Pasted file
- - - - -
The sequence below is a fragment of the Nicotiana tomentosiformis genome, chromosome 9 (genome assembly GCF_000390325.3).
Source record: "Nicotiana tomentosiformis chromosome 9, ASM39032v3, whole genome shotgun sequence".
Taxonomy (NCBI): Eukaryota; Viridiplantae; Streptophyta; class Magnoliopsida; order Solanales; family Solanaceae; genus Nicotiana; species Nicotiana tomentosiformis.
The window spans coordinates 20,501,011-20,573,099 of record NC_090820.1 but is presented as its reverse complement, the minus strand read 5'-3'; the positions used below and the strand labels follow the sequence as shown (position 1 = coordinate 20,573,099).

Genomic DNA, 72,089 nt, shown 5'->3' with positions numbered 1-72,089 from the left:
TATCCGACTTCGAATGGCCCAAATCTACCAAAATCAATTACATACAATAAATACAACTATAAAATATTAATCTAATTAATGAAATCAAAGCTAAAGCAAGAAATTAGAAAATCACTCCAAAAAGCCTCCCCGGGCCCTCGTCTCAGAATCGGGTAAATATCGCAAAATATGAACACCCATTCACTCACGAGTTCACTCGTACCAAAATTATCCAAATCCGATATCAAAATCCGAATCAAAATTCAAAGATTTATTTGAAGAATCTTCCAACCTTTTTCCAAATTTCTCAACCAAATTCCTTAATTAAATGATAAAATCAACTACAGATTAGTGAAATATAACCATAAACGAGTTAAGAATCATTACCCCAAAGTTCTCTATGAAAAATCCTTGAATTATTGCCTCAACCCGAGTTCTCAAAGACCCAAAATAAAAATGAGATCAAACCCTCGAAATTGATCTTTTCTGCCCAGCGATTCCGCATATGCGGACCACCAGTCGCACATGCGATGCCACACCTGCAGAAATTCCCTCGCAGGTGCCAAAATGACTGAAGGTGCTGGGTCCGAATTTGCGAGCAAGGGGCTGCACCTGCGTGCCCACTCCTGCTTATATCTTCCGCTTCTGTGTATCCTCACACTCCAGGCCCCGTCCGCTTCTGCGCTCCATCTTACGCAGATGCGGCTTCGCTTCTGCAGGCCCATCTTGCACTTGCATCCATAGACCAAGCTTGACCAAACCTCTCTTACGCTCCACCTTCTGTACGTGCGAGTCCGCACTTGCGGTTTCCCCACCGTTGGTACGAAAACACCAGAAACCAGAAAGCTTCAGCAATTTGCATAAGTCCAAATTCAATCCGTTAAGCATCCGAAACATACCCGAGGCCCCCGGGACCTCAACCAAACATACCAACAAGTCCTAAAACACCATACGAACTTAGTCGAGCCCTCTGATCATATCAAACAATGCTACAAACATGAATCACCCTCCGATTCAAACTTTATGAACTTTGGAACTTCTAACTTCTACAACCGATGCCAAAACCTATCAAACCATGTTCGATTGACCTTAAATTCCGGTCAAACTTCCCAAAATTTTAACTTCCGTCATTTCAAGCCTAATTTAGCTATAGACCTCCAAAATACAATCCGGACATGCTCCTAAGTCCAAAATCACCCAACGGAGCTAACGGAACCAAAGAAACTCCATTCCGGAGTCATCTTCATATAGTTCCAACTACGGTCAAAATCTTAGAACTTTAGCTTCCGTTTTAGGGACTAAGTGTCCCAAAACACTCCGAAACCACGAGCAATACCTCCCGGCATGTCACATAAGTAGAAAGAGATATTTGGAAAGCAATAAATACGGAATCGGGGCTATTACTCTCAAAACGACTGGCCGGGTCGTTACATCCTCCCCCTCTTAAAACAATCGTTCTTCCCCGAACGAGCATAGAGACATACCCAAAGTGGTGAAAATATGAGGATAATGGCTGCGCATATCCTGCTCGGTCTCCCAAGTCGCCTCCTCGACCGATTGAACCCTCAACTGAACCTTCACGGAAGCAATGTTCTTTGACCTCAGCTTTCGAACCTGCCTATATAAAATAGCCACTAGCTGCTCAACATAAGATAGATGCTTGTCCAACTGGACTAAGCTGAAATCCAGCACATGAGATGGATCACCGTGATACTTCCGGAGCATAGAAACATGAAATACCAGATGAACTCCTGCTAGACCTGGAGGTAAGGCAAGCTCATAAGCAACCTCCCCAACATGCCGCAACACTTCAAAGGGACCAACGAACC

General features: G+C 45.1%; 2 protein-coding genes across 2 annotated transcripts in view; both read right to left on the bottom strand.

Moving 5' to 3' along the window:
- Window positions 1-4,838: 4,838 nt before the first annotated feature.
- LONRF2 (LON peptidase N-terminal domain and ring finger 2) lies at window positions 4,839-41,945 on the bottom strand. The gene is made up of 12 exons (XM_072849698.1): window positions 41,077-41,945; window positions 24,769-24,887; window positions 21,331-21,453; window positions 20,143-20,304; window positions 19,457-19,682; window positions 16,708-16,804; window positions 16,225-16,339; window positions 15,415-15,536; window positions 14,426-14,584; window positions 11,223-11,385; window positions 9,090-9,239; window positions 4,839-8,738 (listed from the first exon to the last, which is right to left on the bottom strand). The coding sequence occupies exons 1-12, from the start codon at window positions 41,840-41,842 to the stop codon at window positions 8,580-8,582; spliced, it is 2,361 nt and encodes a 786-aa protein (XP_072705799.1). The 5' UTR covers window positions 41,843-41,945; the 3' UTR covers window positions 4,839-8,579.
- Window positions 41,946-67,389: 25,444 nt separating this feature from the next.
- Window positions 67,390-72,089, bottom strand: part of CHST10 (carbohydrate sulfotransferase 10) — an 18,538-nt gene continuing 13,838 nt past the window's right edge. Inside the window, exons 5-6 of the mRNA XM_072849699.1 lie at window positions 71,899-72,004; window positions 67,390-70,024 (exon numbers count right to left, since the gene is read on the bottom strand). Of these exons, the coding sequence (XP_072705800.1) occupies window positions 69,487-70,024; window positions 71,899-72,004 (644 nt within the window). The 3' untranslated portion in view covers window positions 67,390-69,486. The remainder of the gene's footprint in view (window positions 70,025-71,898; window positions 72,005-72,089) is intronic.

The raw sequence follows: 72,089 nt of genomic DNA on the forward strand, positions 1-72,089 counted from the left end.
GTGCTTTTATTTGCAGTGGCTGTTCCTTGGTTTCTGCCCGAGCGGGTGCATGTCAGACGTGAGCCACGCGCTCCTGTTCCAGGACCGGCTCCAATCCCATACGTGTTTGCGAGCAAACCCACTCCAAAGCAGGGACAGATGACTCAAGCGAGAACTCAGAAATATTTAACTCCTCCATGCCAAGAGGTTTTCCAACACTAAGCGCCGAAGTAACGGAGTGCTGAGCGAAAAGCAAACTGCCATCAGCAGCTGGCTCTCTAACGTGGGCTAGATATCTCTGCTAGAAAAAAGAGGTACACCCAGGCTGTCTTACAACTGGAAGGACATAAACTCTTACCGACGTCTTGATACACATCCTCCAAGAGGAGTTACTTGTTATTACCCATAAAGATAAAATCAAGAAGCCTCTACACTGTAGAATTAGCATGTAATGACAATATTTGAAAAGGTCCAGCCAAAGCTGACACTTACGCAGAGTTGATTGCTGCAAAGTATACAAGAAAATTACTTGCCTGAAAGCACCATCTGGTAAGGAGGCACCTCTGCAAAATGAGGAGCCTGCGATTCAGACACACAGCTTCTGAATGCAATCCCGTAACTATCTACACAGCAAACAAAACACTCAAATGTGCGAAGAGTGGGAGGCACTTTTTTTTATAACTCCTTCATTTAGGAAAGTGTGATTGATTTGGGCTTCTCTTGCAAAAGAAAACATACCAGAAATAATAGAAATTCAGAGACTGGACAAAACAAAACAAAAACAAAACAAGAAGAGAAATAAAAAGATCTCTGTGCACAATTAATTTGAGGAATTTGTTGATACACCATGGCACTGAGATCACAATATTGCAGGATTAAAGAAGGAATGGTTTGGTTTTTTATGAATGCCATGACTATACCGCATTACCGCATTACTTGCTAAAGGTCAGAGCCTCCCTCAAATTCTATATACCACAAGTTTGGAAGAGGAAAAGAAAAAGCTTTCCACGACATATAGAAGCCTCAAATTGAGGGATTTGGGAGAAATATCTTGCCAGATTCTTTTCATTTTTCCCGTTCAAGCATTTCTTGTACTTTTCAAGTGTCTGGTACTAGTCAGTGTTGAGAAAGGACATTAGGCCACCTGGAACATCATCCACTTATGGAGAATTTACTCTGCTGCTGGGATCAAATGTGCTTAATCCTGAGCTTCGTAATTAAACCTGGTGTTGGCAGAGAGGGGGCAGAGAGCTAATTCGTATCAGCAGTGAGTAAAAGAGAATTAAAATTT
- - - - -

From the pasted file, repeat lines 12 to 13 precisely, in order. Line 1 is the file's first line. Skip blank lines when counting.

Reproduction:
- Window positions 67,390-72,089, bottom strand: part of CHST10 (carbohydrate sulfotransferase 10) — an 18,538-nt gene continuing 13,838 nt past the window's right edge. Inside the window, exons 5-6 of the mRNA XM_072849699.1 lie at window positions 71,899-72,004; window positions 67,390-70,024 (exon numbers count right to left, since the gene is read on the bottom strand). Of these exons, the coding sequence (XP_072705800.1) occupies window positions 69,487-70,024; window positions 71,899-72,004 (644 nt within the window). The 3' untranslated portion in view covers window positions 67,390-69,486. The remainder of the gene's footprint in view (window positions 70,025-71,898; window positions 72,005-72,089) is intronic.

The raw sequence follows: 72,089 nt of genomic DNA on the forward strand, positions 1-72,089 counted from the left end.